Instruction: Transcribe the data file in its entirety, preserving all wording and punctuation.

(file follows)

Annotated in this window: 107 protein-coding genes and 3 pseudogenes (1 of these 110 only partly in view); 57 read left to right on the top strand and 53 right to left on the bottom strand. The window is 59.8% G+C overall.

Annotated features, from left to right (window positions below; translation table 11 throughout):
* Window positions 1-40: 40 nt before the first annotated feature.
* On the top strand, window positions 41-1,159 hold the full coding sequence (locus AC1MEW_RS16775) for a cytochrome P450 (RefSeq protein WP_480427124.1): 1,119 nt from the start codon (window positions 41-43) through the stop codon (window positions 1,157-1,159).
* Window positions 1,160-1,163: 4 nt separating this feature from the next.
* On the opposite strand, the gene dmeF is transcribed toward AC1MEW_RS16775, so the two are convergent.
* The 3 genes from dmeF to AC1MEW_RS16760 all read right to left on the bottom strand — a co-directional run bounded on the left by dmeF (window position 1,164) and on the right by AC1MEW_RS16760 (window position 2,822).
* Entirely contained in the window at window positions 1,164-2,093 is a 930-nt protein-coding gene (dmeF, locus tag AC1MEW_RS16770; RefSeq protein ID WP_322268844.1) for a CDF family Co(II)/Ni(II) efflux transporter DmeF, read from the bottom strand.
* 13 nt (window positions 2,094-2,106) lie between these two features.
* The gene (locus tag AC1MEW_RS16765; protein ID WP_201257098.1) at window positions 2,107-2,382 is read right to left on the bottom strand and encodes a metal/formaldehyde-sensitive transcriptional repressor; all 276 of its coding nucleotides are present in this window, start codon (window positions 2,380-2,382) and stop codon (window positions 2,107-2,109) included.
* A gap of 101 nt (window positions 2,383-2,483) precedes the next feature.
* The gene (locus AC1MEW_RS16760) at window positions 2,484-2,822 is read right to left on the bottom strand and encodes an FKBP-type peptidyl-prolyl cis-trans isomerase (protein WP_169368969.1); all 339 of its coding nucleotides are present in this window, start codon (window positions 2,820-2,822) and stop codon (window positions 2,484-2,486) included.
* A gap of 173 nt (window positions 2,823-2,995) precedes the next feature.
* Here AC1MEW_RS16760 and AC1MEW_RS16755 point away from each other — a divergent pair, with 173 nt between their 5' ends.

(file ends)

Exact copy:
Annotated in this window: 107 protein-coding genes and 3 pseudogenes (1 of these 110 only partly in view); 57 read left to right on the top strand and 53 right to left on the bottom strand. The window is 59.8% G+C overall.

Annotated features, from left to right (window positions below; translation table 11 throughout):
* Window positions 1-40: 40 nt before the first annotated feature.
* On the top strand, window positions 41-1,159 hold the full coding sequence (locus AC1MEW_RS16775) for a cytochrome P450 (RefSeq protein WP_480427124.1): 1,119 nt from the start codon (window positions 41-43) through the stop codon (window positions 1,157-1,159).
* Window positions 1,160-1,163: 4 nt separating this feature from the next.
* On the opposite strand, the gene dmeF is transcribed toward AC1MEW_RS16775, so the two are convergent.
* The 3 genes from dmeF to AC1MEW_RS16760 all read right to left on the bottom strand — a co-directional run bounded on the left by dmeF (window position 1,164) and on the right by AC1MEW_RS16760 (window position 2,822).
* Entirely contained in the window at window positions 1,164-2,093 is a 930-nt protein-coding gene (dmeF, locus tag AC1MEW_RS16770; RefSeq protein ID WP_322268844.1) for a CDF family Co(II)/Ni(II) efflux transporter DmeF, read from the bottom strand.
* 13 nt (window positions 2,094-2,106) lie between these two features.
* The gene (locus tag AC1MEW_RS16765; protein ID WP_201257098.1) at window positions 2,107-2,382 is read right to left on the bottom strand and encodes a metal/formaldehyde-sensitive transcriptional repressor; all 276 of its coding nucleotides are present in this window, start codon (window positions 2,380-2,382) and stop codon (window positions 2,107-2,109) included.
* A gap of 101 nt (window positions 2,383-2,483) precedes the next feature.
* The gene (locus AC1MEW_RS16760) at window positions 2,484-2,822 is read right to left on the bottom strand and encodes an FKBP-type peptidyl-prolyl cis-trans isomerase (protein WP_169368969.1); all 339 of its coding nucleotides are present in this window, start codon (window positions 2,820-2,822) and stop codon (window positions 2,484-2,486) included.
* A gap of 173 nt (window positions 2,823-2,995) precedes the next feature.
* Here AC1MEW_RS16760 and AC1MEW_RS16755 point away from each other — a divergent pair, with 173 nt between their 5' ends.